When I first saw the Google Glass I really didn't get it. Many people hate wearing glasses as it is, so why would we want to wear huge, clunky glasses that don't actually help our vision just to get information displayed right in front of our eyes?

Then I tried it out for the video review you can see above, and I thought, ok I think I'm starting to get it. It's clever, it actually can be useful for navigation and even for taking a quick photo, but is it really worth all of the unwanted attention from passers by and the whopping price tag of £1,000 just to find a slightly speedier route without using my smartphone? Or beating my jogging time record because of the fear of getting eaten by zombies? (This will explain). Not really.

But my first experience of Google Glass did make me think: this could actually be the future. If adoption becomes widespread enough that wearing smartglasses doesn't make you feel silly, they could be far more useful than smartwatches. After all, smartwatches still offer very similar capabilities as smartphones, just in a more convenient place. Smartglasses, on the other hand, could change the way we view the world and the way we interact with it.

During CES 2015, I had the opportunity to try three different pairs of smartglasses: Toshiba Glass, Sony SmartEyeglass and Sony SmartEyeglass Attach (click them to be transported to my hands-on reviews).

I came away from them feeling actually quite excited. One of the apps being shown off by Sony was a speech translation app, which made me imagine what life would be like if everyone wore smartglasses.

Picture this: you go to a country where your knowledge of the language is minimal, to say the least. Ordinarily, speaking to a local would involve strangely accented English (why do we always think this will help!?) and flamboyant gestures that probably make no sense at all. If you were both wearing smartglasses you could speak to them in English, which would be automatically translated into their language (let's say Japanese) for them to read on their smartglass display. They can then speak back to you in Japanese and you'd immediately be able to read it in English. Cool, right?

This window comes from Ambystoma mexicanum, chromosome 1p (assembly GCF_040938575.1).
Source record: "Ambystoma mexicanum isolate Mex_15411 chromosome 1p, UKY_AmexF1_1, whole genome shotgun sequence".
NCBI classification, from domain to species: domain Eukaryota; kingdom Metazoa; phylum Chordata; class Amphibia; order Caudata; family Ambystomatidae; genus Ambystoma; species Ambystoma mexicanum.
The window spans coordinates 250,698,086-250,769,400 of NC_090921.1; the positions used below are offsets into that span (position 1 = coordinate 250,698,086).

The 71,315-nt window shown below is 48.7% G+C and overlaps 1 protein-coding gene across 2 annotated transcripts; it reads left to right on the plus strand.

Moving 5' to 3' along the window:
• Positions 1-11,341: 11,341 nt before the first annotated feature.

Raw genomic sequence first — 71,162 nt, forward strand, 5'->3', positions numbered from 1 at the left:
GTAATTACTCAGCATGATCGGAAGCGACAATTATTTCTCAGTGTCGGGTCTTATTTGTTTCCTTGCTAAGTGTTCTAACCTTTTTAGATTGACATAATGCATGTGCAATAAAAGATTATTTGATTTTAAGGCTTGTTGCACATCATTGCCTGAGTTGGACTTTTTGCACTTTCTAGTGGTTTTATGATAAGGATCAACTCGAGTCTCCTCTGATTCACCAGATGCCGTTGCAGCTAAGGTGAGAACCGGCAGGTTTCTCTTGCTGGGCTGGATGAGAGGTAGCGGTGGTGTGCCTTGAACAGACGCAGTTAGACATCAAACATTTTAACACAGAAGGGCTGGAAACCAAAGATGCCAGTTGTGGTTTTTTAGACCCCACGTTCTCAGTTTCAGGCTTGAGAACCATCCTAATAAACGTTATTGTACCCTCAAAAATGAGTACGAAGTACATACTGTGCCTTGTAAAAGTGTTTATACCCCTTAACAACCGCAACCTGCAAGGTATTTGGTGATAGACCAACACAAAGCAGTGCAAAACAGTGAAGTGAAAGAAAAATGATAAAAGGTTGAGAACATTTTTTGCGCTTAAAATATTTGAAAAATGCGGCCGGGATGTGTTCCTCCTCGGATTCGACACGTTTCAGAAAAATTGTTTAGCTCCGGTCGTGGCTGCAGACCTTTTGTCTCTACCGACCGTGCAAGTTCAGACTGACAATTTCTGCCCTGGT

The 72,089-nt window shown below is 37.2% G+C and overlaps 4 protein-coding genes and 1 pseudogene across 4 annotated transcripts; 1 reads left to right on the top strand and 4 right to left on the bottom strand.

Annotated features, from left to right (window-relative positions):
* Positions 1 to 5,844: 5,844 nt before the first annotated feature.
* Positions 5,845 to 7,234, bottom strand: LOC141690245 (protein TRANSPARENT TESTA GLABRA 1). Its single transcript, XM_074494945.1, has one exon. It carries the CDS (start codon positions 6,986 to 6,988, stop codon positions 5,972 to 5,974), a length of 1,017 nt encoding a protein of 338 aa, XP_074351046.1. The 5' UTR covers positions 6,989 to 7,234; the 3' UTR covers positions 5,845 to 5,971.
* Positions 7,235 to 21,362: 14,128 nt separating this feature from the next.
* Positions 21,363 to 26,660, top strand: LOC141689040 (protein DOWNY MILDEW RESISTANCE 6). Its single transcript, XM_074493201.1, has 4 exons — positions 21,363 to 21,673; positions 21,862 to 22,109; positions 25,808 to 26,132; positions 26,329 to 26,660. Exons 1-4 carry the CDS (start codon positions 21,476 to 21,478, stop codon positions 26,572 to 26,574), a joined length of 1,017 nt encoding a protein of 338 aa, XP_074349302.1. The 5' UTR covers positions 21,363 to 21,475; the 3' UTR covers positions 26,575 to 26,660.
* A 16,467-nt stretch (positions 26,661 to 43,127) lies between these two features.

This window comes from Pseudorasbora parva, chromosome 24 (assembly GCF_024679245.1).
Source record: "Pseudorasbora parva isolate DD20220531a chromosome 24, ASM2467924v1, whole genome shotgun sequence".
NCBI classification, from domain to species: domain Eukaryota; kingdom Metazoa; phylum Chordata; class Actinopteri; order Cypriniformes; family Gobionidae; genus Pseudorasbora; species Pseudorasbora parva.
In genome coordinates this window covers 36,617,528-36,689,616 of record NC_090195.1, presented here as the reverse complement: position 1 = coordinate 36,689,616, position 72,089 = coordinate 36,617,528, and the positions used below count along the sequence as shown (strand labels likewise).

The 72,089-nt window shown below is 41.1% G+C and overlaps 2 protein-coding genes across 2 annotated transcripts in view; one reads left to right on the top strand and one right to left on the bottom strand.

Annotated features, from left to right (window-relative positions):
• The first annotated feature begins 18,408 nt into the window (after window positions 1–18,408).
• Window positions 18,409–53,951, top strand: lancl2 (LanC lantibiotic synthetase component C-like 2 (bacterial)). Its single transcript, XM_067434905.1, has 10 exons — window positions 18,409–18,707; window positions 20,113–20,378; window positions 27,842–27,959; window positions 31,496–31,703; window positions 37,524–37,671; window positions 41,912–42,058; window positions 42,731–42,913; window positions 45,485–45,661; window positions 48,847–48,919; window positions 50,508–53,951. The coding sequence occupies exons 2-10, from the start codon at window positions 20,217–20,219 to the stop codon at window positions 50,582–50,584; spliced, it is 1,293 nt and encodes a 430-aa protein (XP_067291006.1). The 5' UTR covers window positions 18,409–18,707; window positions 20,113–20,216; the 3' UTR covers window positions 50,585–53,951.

Speech recognition is getting better by the day, so all it would take is for the technology to be built into smartglasses and for smartglasses to be adopted around the world, which is certainly feasible when you consider the uptake of smartphones and tablets, and recently selfie sticks (which in my opinion make you look far more stupid than smartglasses do).

While you're in Japan, you might want to visit some of the coolest, quirkiest places, or the places that serve the best food. Instead of trying to find out where those places are using your smartphone or a guide book, you could launch an app on your smartglasses that shows you where those places are as you look around, and offers up a crowd-sourced star rating, so you'd immediately be able to spot where the five star places are and head in that direction.

Perhaps one of those places is a museum, and that museum has a dedicated smartglasses app available to download for free. That app could act as your tourguide, displaying information directly beside artifacts or paintings, for example, pointing to specific areas of interest.

A vase that has a big chunk missing from it and has faded in colour could be brought back to life using virtual reality, for instance, or famous figures could appear in front of your eyes wearing the very outfit that's in the display case.

I think we're still a long way off from this future I'm imagining, but the more I think about it, the more I think it's plausible. After all, there's going to come a time when smartphones aren't enough for us, and smartglasses could be the next big thing. We'll be looking back at 2015 thinking: remember when we had to get our smartphones out of our pocket and look down at them? Pfft, what fools - how did we manage?

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